Bend▶️ ‘D means diploma’: Bend-La Pine teachers want end to 50% minimum...

▶️ ‘D means diploma’: Bend-La Pine teachers want end to 50% minimum grade

▶️ ‘D means diploma’: Bend-La Pine teachers want end to 50% minimum grade

▶️ Bend-La Pine high school teachers call to end 50% minimum grading policy

More than 100 anonymous Bend-La Pine high school teachers are frustrated that a 50% grading floor is still in place.

The policy, which makes the lowest grade a student can receive 50%, was put into place during the COVID-19 pandemic and some teachers worry it will become permanent.

Summit High School teacher and track coach Dave Turnbull says the purpose was to help students be successful online and in-person.

“They put a 50% floor in there, hoping that kids would have some hope in getting their grades back up and I think it benefitted the students at that time,” Turnbull said. “But I think it’s time to now look at accountability. Student accountability.”

Central Oregon Daily News was sent an anonymous letter, sharing concerns about this policy.

“Dear Bend-La Pine District Leaders:

We are writing to ask you to remove the 50% grading floor that teachers were required to implement on all assignments over the past two school years. While this may have seemed necessary during the pandemic, we are wrapping up a school year in which the district has been able to hold in-person instruction without interruption. This year about 50% of Bend-La Pine high school students have been chronically absent meaning they have attended school less than 90% of the time. We feel that the 50% rule has contributed to the chronic absenteeism that has made it very difficult for teachers to ensure every student can master the skills and content necessary to succeed in high school and beyond. Quite simply, fewer students are coming to school and fewer students are completing assignments due to this policy.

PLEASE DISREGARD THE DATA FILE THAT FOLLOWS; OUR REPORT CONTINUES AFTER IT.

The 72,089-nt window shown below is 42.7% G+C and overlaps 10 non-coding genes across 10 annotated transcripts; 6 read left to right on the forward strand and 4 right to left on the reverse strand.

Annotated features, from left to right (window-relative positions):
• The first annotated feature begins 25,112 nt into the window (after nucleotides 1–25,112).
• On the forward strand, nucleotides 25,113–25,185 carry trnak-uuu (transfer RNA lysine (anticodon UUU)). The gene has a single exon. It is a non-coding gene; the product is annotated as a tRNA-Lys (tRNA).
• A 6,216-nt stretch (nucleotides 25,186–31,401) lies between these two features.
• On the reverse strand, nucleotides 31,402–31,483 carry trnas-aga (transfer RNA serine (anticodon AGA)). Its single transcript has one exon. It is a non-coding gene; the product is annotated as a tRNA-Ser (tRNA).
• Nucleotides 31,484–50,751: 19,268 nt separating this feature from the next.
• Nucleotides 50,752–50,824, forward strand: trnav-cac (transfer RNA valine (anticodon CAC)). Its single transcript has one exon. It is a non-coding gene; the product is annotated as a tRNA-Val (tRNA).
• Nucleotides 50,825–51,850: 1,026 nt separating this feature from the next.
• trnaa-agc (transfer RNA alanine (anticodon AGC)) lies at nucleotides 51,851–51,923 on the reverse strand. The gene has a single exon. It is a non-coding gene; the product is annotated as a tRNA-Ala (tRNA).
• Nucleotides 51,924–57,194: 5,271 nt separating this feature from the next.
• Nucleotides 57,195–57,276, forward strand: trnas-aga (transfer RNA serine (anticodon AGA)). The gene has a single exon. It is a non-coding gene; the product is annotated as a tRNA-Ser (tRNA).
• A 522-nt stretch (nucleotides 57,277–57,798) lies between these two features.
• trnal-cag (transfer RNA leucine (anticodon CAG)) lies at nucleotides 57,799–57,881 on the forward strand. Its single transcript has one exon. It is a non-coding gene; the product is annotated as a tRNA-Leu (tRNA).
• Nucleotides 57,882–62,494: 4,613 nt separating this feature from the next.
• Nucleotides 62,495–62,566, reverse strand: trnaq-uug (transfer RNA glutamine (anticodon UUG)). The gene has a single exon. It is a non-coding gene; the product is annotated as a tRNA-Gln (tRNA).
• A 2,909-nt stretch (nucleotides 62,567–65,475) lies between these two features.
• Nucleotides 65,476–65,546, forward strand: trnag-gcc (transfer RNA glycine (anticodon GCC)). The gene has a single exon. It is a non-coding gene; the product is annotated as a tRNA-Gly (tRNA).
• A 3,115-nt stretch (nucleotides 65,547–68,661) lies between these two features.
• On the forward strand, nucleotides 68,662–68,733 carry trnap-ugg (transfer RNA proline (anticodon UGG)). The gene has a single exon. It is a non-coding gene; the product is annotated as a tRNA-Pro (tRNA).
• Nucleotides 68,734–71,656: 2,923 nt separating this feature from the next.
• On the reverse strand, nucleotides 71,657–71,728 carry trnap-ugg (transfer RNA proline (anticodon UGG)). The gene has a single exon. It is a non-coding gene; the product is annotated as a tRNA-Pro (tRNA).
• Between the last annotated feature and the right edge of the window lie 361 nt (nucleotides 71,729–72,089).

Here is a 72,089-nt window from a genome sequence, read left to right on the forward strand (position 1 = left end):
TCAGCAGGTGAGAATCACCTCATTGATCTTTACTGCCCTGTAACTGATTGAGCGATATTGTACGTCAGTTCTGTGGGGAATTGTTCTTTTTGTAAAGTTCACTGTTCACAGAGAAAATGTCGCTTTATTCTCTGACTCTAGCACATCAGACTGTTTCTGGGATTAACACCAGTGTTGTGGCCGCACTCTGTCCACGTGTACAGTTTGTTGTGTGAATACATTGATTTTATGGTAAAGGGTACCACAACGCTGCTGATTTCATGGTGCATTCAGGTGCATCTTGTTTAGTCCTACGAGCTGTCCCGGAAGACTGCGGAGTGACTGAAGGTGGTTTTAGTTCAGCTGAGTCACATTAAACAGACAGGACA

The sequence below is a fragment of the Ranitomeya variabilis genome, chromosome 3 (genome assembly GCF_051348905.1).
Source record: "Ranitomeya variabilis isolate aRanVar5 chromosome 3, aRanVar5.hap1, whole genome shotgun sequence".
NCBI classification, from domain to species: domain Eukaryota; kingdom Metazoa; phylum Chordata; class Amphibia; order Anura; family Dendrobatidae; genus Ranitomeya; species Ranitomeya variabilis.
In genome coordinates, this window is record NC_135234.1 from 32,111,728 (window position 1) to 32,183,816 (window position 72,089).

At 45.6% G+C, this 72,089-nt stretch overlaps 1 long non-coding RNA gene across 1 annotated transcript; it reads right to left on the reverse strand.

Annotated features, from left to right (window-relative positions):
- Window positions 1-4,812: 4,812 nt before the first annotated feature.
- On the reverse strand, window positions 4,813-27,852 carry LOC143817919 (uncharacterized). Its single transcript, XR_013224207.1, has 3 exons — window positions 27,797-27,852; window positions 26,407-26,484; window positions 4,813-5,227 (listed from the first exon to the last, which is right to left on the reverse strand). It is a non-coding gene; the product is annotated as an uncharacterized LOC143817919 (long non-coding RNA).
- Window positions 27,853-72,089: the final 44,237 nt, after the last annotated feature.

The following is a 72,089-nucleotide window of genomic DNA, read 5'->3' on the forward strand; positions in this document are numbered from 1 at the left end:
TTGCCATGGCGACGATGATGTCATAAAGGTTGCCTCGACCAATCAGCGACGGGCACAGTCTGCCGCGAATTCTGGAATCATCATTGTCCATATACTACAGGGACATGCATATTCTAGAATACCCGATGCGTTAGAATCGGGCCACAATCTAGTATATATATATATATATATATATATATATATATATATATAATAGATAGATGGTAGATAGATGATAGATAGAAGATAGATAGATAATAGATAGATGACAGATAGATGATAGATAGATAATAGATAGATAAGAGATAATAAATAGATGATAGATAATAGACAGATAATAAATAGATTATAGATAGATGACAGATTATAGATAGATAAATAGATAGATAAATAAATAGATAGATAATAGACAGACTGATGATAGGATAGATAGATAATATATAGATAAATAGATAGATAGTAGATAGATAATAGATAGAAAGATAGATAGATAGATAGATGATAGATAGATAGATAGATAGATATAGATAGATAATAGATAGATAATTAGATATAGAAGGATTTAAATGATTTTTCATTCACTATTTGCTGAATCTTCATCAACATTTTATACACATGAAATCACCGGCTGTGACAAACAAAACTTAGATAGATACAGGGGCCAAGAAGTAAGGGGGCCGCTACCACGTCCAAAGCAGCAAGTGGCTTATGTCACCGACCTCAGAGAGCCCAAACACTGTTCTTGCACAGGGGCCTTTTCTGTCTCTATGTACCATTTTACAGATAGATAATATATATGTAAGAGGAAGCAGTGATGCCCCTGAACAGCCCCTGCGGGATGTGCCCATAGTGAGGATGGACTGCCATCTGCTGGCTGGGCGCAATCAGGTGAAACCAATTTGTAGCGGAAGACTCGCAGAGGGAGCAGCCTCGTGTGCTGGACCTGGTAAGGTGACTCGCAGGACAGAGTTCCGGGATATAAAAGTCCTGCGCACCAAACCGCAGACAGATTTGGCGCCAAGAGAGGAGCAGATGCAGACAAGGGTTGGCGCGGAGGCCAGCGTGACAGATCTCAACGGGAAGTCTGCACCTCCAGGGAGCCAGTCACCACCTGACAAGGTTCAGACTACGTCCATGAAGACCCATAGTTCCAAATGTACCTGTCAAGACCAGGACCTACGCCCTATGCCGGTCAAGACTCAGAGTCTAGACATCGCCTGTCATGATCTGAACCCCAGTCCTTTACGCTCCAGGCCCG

Many staff and families feel that grades no longer reflect what students are actually learning. We understand our goal of equity to meet each student’s diverse learning needs. In a misguided attempt to achieve equity, this policy has masked the challenges struggling students’ face, not addressed their needs.”

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We are told over 100 high school teachers have signed, including Turnbull.

“If you already have 50% for not turning in anything, the motivation to turn in anything just to pass is really not there,” Turnbull said. “I mean, I can turn in one assignment and get a D? D means diploma.”

Summit High School teacher and track coach Dave Turnbull.

Bend-La Pine School District response

We informed the school district about this letter and received a statement from Deputy Superintendent Lora Nordquist.

“A decision has yet to be made if the 50% grading floor policy will be adjusted next year,” Nordquist said. “Our Equitable Grading Team, a group of 35 middle and high school teachers and administrators have been working for the past year to research equitable grading practices. The goal of this work is to ensure that the grades students receive accurately reflect their overall learning. Our hope is to share the full recommendations, and any possible associated administrative regulation changes, after that process is complete.

If the 50% minimum is still in place next school year, Turnbull says he would have serious thoughts of early retirement.

“If I can’t hold students accountable and I can’t feel good about what I’m doing in the classroom,” Turnbull said. “Then maybe I shouldn’t be a teacher.”

SEE ALSO: BPRD, schools team up, providing scholarships to help with childcare needs

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